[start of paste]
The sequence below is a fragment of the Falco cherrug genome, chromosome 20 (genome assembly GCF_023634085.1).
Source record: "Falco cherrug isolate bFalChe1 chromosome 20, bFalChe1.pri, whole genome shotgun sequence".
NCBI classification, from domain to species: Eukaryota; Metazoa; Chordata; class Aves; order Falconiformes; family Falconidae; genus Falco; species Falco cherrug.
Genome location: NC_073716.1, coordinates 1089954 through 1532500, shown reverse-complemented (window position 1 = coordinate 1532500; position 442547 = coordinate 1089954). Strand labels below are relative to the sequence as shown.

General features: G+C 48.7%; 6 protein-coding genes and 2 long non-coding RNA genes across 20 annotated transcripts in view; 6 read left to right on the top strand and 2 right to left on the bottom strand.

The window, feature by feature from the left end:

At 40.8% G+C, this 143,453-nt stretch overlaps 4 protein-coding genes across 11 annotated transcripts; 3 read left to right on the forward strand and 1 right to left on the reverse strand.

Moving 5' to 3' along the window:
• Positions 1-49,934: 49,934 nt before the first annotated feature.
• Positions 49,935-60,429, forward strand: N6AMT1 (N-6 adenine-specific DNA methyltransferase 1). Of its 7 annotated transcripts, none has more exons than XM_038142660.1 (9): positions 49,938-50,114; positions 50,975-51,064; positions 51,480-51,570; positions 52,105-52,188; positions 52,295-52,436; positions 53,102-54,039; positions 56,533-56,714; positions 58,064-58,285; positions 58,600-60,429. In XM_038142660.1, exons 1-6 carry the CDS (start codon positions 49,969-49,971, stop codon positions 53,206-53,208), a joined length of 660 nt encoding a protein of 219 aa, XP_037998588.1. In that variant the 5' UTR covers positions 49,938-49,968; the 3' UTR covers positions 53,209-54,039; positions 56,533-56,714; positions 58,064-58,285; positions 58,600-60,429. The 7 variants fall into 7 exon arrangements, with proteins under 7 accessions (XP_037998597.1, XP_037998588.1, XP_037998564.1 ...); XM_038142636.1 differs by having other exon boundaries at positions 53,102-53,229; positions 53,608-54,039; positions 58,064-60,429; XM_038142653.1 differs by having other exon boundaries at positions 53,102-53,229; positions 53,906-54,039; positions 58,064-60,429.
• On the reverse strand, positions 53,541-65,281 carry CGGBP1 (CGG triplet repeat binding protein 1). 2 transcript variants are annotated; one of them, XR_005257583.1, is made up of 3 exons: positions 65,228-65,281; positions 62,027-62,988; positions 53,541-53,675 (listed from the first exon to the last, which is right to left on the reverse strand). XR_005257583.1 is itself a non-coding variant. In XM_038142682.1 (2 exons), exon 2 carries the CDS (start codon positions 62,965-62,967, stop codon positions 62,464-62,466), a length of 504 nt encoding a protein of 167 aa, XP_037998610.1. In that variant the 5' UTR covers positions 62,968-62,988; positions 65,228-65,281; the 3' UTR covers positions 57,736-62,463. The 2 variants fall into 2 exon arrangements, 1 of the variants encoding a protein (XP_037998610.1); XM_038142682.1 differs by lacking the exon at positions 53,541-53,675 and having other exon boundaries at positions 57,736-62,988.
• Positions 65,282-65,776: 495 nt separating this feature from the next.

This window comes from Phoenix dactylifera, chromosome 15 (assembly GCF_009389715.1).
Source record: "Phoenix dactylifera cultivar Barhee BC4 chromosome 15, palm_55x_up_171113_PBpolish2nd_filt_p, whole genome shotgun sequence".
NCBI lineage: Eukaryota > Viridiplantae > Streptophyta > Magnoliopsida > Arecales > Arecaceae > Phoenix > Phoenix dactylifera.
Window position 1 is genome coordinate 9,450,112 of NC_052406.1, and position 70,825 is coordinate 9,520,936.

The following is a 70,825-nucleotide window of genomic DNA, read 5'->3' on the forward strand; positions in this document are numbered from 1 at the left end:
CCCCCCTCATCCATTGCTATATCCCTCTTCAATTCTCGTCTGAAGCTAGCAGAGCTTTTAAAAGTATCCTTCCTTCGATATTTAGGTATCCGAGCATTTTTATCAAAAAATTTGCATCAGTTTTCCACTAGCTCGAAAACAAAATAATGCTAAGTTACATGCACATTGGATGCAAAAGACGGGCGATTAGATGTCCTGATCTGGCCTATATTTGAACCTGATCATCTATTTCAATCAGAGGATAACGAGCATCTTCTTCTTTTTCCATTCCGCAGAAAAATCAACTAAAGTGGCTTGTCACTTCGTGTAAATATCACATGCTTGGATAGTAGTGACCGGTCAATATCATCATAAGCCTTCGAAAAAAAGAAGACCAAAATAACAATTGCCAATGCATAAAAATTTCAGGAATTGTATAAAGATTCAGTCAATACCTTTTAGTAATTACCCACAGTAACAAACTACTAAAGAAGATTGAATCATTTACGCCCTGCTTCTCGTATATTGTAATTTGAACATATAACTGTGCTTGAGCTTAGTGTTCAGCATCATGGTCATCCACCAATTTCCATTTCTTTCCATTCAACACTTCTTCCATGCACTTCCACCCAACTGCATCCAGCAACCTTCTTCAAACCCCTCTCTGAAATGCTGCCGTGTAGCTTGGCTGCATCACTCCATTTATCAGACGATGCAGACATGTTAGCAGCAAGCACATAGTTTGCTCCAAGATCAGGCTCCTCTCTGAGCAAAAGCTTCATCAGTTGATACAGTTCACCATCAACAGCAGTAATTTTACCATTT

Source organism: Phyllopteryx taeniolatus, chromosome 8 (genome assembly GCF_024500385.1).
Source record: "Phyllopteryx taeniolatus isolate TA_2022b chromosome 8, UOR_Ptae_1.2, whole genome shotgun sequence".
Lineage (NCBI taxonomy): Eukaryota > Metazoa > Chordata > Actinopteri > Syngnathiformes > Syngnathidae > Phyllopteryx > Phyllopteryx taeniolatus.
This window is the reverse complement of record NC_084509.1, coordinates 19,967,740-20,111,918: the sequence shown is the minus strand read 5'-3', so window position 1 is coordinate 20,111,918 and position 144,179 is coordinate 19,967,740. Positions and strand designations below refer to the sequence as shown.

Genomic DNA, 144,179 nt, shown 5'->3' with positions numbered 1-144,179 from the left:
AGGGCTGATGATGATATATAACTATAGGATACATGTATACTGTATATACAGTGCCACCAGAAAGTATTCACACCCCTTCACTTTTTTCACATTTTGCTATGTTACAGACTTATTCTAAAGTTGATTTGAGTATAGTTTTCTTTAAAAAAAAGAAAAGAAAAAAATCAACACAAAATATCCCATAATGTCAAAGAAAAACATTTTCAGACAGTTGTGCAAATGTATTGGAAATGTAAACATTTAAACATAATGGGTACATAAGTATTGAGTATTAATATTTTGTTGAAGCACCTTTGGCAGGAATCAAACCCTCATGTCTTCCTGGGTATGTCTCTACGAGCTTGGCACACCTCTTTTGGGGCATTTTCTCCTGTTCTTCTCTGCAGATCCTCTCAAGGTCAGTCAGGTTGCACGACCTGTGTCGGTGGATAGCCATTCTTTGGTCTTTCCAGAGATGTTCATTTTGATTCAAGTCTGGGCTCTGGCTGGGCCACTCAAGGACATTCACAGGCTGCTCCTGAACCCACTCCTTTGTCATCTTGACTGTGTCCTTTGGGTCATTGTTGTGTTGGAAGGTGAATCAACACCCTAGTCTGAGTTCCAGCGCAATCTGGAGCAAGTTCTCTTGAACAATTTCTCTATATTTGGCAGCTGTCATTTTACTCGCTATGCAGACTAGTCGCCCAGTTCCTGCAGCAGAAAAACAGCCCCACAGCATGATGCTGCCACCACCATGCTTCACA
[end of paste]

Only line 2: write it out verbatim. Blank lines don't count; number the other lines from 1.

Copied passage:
Source record: "Falco cherrug isolate bFalChe1 chromosome 20, bFalChe1.pri, whole genome shotgun sequence".